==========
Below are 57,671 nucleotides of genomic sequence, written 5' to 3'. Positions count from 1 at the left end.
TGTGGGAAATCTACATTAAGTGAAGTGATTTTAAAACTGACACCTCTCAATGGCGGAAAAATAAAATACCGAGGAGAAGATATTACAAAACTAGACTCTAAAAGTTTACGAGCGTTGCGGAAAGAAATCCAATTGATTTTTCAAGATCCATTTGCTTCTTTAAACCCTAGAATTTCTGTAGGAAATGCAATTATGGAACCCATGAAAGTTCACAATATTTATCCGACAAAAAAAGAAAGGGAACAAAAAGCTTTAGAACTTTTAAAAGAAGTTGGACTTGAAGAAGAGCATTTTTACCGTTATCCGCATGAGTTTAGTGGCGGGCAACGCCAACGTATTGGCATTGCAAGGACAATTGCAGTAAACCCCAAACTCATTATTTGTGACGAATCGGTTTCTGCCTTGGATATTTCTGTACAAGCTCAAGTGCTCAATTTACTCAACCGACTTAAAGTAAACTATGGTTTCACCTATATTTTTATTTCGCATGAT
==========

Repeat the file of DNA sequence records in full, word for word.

Below are 57,671 nucleotides of genomic sequence, written 5' to 3'. Positions count from 1 at the left end.
TGTGGGAAATCTACATTAAGTGAAGTGATTTTAAAACTGACACCTCTCAATGGCGGAAAAATAAAATACCGAGGAGAAGATATTACAAAACTAGACTCTAAAAGTTTACGAGCGTTGCGGAAAGAAATCCAATTGATTTTTCAAGATCCATTTGCTTCTTTAAACCCTAGAATTTCTGTAGGAAATGCAATTATGGAACCCATGAAAGTTCACAATATTTATCCGACAAAAAAAGAAAGGGAACAAAAAGCTTTAGAACTTTTAAAAGAAGTTGGACTTGAAGAAGAGCATTTTTACCGTTATCCGCATGAGTTTAGTGGCGGGCAACGCCAACGTATTGGCATTGCAAGGACAATTGCAGTAAACCCCAAACTCATTATTTGTGACGAATCGGTTTCTGCCTTGGATATTTCTGTACAAGCTCAAGTGCTCAATTTACTCAACCGACTTAAAGTAAACTATGGTTTCACCTATATTTTTATTTCGCATGAT